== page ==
Imaginary vampires, imagined Jews

The practice of depicting Jews as drinkers of blood has been common for centuries.

By ALLAN NADLER
July 17, 2011 22:46
Allan Nadler

Allan Nadler 58. (photo credit: Courtesy)

 
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The writer is a professor of religious studies and director of the program in Jewish studies at Drew University. This article was first published by Jewish Ideas Daily (www.jewishideasdaily.com), and is reprinted with permission.

Eighteen ninety seven was a watershed year in Jewish history. The first Zionist Congress convened in a grand hotel in Basel, Switzerland. With much less pomp, the Yiddisher Arbeter Bund, the Jewish Labor Movement, was clandestinely founded in a Vilna basement (socialist movements being illegal under Tsarist rule).

In New York, Der Forverts, the world’s largest-circulation and longest-running Yiddish newspaper, began publication.

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Meanwhile, in Odessa, the Hebrew-language Ha- Shahar, the first and most influential Zionist journal, was founded under the editorship of Ahad Ha’am. And now, thanks to Blood Will Tell, an engaging and insightful new study by Sara Libby Robinson, Jewish historians may consider adding a surprising entry to this list of 1897 events: the publication of Bram Stoker’s Dracula.

While never explicitly identified as a Jew, the figure of Dracula – and vampires more generally – encompassed an array of anti-Semitic stereotypes: rootless, of East European origin, dark-complected, and lusting after the money/blood of others. Assessing a wide range of themes in which blood and vampirism were evoked in late-19thcentury European “scientific” thought (Social Darwinism and criminology in particular), Robinson argues that Stoker’s depiction of Dracula exploited widespread anxieties about the dangers posed by the flood of Yiddish-speaking immigrants to Great Britain.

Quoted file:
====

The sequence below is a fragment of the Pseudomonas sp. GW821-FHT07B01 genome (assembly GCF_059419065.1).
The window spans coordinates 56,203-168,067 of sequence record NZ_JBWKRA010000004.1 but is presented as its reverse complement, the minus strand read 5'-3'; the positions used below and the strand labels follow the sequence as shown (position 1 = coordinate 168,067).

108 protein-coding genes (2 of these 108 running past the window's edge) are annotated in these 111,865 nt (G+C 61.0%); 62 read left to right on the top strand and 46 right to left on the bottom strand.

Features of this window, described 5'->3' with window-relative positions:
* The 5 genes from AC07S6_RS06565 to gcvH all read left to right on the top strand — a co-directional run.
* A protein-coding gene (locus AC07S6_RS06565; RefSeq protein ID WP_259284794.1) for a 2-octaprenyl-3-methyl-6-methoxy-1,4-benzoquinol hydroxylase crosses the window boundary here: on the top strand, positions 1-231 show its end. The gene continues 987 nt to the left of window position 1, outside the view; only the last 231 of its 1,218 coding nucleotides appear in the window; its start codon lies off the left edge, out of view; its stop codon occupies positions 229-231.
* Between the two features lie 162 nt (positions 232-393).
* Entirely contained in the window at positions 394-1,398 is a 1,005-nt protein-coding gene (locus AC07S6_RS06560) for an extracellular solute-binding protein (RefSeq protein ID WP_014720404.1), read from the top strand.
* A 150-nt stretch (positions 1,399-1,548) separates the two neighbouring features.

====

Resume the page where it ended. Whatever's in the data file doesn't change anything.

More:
DRACULA’S FEATURES are “stereotypically Jewish... [his] nose is hooked, he has bushy eyebrows, pointed ears, and sharp, ugly fingers.” As for his behavior, Robinson situates Dracula in the realm of fin-de-siècle national chauvinism, which viewed non-Anglo-Saxons – and Jews in particular – as dangerous interlopers, loyal only to their alien tribe. “Like many immigrants, Dracula has made great efforts to acculturate himself to his new country and to blend in with the rest of the population, through studying its language and customs... [his] greatest concern is whether his mastery of English and his pronunciation would brand him as a foreigner.” Likewise, Stoker mines anxieties over Jewish dual loyalty. The one identified person whose aid Dracula enlists in escaping Britain is a German Jew named Hildesheim, “with a nose like a sheep.”